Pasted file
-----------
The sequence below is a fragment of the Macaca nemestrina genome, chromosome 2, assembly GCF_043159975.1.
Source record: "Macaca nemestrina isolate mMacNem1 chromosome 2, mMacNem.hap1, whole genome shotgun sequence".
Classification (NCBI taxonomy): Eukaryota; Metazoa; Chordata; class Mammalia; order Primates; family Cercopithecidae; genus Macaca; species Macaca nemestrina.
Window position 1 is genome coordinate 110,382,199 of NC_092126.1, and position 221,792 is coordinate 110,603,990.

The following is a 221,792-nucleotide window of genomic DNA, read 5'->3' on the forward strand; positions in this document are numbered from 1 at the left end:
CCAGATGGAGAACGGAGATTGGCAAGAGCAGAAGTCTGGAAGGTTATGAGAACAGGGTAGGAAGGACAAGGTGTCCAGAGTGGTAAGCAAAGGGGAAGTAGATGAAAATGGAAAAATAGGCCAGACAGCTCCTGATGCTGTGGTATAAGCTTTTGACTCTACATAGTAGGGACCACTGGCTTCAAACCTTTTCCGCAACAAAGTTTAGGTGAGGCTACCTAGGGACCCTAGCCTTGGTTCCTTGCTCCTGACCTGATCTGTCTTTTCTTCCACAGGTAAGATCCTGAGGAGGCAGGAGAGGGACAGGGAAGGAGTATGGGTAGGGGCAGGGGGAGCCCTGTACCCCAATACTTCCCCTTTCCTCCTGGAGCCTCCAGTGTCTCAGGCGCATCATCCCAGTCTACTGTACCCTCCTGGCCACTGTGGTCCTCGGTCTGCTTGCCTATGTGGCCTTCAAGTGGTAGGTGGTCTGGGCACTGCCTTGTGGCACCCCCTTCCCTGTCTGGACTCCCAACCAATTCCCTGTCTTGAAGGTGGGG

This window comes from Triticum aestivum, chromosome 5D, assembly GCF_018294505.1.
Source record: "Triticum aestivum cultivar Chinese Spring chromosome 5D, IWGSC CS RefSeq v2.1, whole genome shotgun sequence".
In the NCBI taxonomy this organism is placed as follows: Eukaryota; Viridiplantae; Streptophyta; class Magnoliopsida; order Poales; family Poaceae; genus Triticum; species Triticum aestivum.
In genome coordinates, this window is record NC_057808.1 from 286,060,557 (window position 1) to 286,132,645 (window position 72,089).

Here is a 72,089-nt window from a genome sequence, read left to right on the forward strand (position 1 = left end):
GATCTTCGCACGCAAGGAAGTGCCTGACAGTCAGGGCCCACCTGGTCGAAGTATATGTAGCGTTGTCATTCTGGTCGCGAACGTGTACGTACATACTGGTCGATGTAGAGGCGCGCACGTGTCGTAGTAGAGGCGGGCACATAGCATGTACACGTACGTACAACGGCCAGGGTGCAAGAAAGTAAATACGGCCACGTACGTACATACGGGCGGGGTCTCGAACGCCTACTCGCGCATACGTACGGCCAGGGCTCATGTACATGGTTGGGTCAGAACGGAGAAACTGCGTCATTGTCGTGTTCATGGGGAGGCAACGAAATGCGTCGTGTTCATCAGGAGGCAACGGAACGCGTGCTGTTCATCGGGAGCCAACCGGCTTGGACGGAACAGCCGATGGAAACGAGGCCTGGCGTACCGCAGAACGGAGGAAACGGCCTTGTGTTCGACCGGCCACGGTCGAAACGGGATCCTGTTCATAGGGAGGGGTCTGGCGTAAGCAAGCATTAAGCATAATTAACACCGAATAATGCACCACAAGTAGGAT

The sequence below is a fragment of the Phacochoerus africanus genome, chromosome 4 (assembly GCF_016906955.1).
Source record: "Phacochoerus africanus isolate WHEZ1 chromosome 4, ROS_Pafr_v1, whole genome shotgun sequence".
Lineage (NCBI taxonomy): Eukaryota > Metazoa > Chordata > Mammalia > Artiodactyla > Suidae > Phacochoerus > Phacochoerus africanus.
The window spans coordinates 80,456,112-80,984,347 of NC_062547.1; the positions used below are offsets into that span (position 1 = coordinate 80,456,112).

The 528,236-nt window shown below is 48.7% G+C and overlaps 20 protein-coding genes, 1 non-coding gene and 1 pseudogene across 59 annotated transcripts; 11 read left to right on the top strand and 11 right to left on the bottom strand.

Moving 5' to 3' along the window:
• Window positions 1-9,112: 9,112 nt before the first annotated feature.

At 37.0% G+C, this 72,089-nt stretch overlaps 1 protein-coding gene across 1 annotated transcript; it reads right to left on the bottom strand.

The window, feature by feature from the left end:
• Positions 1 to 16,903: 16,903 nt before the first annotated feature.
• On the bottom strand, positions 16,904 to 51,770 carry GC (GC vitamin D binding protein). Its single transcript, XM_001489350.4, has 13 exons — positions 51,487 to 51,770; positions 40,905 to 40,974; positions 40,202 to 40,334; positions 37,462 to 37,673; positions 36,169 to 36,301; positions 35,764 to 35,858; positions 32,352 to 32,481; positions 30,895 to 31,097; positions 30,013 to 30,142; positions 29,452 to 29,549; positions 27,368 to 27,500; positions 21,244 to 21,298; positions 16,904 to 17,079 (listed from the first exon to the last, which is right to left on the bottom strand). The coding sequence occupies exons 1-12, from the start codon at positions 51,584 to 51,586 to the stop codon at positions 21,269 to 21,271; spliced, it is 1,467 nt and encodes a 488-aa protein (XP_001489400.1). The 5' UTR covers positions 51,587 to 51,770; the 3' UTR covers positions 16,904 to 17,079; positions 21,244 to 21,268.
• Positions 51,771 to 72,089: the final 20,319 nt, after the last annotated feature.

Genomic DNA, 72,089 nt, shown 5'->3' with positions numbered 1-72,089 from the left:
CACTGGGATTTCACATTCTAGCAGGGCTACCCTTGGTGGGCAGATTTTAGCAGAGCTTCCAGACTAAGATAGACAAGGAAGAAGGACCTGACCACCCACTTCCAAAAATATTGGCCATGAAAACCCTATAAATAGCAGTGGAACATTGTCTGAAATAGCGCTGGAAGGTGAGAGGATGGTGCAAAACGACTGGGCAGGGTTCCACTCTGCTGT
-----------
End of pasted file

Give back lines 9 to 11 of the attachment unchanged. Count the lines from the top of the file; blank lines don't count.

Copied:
In the NCBI taxonomy this organism is placed as follows: Eukaryota; Viridiplantae; Streptophyta; class Magnoliopsida; order Poales; family Poaceae; genus Triticum; species Triticum aestivum.
In genome coordinates, this window is record NC_057808.1 from 286,060,557 (window position 1) to 286,132,645 (window position 72,089).

Here is a 72,089-nt window from a genome sequence, read left to right on the forward strand (position 1 = left end):